Nutrition Myths

It is time to put to rest some nutrition misinformation that has dominated the media for a number of years now. Here is the nonsense and the sense of some of the most prevalent myths – it’s time to move away from them.

Gluten -Free Foods are Healthier. Unless you are truly sensitive to gluten or have been diagnosed with celiac disease,  you may miss out on some healthy whole grains if you choose gluten-free foods.

You only need to limit salt intake if you have high blood pressure. 90% of us will develop high blood pressure and some of us are sodium sensitive. We get plenty of sodium in processed foods and should try to limit our total intake to no more than 2,300 milligrams a day.

Sugar is toxic. There is no evidence that shows that sugar causes disease on its own. However, a high sugar intake can replace the healthier habits of  learning that carbohydrate intake can be healthier if we consume more complex carbs (fruits, whole grains, vegetables) and less highly refined  carbs (sugary drinks and foods with added sugars).

Fresh Produce is healthier than canned or frozen.  Foods which are picked fresh and immediately canned or  frozen may even have more nutrients than fresh produce. In fact, your body more easily absorbs nutrients like lycopene when they’ve gone through the canning process.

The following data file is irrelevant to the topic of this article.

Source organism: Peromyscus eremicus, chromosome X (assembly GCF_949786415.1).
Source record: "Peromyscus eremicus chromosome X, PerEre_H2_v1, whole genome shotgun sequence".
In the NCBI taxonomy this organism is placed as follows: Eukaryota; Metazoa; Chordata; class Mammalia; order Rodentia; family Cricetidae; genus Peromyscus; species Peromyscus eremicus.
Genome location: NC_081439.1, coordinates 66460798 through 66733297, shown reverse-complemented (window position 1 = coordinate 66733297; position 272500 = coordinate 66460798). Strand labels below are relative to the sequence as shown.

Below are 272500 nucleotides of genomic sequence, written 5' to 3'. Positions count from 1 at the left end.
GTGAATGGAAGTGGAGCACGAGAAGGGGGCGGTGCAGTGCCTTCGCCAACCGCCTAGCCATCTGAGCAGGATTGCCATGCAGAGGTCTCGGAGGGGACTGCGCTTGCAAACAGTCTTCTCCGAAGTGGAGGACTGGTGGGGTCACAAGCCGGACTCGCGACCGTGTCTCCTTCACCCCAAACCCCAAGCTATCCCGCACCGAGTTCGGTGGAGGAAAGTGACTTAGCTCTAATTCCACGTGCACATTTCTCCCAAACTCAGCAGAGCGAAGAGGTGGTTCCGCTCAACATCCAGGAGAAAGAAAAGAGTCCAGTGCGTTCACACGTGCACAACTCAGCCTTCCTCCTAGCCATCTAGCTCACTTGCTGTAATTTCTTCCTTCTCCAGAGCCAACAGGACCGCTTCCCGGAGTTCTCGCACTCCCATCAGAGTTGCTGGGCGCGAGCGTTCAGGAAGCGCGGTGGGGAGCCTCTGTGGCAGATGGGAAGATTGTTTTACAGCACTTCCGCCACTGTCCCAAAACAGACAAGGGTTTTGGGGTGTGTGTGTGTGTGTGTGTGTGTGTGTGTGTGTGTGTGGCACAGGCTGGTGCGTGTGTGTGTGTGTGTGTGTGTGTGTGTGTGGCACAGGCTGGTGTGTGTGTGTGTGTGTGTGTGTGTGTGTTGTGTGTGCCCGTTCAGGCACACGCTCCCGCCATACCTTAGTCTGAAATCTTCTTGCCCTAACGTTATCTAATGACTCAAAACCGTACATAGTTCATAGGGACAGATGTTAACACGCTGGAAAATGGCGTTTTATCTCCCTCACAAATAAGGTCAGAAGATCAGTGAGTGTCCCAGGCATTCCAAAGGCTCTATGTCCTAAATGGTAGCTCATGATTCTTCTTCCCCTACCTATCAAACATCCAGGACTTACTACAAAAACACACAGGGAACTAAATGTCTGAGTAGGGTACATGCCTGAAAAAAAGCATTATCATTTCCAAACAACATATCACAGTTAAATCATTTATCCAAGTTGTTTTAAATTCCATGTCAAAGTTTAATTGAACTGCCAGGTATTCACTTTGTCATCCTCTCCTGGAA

The term “natural” means healthier. The term natural on a food label has no FDA defintion, so it has no meaning in terms of health or that it is “organic.”

Farm-raised fish isn’t healthy. Today’s farm-raised fish has just as much and maybe more healthier omega-3 fats than wild-caught. Also farm-raised fish may have less mercury. They are now more sustainable and when from reputable farms can be raised with fewer antibiotics and no added coloration.

Margarine is loaded with unhealthy trans fats. This depends on whether the margarine is in stick form or tub form. A better choice is the softer tub margarine that is less hydrogenated and thus has less trans fat than the more saturated and trans fat content found in the stick form.

Source: Environmental Nutrition.

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